DON samples, tests and rejections and Production Insurance claims

​​​​​​​​​​November 7, 2018

Ontario corn producers who are harvesting their crop and have concerns about deoxynivalenol (DON) levels should take the following steps to support a Production Insurance claim investigation:

  1. Take representative samples. DON levels are highly variable from region to region, from field to field, and within fields.  For information on how to take representative samples of bins, fields and loads, read OMAFRA's article "Good mycotoxin test begins wit​h a 'representative' sample!".
  2. Have a DON level test completed. Test the representative sample(s). Elevator operators provide testing services, and producers can also consult this list of  laboratories offering mycotoxin analysis in Ontario.
  3. Attempt to market the crop. While the market for some DON levels may not be available right now, this could change daily. Elevator operators still need to understand DON levels so they can make purchase decisions or determine alternatives.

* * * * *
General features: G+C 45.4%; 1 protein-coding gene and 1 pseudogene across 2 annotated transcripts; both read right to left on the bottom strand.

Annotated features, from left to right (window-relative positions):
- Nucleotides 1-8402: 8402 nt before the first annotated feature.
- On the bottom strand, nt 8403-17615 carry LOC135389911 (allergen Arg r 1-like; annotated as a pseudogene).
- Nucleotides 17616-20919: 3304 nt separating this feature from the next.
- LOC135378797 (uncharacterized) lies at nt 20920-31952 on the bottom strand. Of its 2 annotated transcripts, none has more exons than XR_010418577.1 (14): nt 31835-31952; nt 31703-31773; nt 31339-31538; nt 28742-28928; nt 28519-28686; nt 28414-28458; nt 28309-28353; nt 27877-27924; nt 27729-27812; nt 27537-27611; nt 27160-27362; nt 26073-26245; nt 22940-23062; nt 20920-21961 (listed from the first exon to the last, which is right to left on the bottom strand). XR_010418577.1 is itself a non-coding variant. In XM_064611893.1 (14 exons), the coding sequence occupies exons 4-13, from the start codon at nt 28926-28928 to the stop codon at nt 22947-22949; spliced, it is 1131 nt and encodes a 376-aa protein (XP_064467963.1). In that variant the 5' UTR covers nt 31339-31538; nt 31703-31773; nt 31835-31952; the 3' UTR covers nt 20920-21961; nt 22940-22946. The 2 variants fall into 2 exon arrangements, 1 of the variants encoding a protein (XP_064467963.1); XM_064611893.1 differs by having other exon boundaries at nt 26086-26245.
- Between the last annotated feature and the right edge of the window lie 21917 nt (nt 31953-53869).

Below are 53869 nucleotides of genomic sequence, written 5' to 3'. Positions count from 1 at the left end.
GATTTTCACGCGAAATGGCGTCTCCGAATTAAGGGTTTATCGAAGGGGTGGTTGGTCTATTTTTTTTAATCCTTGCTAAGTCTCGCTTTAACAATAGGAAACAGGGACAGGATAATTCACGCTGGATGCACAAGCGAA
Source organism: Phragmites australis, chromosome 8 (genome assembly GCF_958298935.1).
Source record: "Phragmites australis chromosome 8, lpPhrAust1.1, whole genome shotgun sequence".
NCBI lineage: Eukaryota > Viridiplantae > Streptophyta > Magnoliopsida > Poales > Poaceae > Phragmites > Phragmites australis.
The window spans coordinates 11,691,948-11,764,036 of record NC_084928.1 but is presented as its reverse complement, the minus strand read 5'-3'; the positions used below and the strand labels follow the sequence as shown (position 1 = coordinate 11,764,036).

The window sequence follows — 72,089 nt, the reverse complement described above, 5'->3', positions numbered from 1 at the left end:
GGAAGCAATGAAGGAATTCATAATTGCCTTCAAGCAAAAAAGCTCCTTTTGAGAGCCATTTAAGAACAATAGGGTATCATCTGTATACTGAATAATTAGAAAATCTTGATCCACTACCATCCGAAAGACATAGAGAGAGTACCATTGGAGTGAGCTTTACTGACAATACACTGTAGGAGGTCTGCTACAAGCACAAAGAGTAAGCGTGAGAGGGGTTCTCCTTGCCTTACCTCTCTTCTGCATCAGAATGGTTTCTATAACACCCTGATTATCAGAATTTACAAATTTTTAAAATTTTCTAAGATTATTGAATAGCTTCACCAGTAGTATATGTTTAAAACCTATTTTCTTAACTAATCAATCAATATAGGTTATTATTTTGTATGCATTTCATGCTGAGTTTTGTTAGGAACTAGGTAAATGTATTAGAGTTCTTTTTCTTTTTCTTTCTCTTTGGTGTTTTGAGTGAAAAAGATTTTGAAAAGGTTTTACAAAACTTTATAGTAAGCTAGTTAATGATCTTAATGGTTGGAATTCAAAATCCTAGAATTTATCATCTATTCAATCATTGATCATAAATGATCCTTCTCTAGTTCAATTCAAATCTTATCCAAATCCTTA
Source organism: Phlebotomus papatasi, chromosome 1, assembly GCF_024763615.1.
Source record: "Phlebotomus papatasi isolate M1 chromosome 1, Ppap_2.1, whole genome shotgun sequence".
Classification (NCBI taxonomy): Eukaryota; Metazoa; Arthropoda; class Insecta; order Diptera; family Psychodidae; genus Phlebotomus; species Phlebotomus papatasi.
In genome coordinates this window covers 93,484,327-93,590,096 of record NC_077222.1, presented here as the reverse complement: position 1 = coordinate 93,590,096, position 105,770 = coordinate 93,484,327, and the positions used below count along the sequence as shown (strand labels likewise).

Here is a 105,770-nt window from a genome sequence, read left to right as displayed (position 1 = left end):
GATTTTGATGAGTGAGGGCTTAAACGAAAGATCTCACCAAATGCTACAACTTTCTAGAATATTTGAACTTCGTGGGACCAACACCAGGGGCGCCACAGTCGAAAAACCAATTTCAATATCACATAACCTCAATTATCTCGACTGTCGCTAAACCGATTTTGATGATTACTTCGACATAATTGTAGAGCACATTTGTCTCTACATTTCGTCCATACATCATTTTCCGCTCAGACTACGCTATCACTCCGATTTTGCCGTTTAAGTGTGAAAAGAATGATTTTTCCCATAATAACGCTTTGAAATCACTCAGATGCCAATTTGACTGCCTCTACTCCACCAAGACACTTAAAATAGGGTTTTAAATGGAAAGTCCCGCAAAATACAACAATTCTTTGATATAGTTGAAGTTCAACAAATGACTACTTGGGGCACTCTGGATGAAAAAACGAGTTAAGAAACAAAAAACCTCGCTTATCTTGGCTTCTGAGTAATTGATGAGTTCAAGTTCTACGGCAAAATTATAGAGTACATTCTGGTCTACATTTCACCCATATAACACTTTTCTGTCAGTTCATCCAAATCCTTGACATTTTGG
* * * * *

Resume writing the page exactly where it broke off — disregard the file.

4. Provide proof that the crop is not marketable. Customers will need to demonstrate an effort to sell the crop. Agricorp's current practice is to have two rejection letters to move forward with a claim; however, this may change, as markets evolve and vary by area. For example, producers in northern Ontario may have fewer options to market their corn than producers in southwestern Ontario. Agricorp acknowledges that each situation is unique, and may review on a case-by-case basis.
  5. Dry and store crop, if possible. If customers decide to store their corn while they attempt to market the crop, Agricorp will keep their claim active until it is determined if there is a market and the final yield is known.
  6. Follow up with Agricorp.  Whether or not a customer is able to store DON-affected crop, they need to keep Agricorp informed. In cases where the producer cannot store their unmarketable crop, Agricorp will move forward with assigning a zero yield to the crop and confirming producers' decisions to destroy loads. ​

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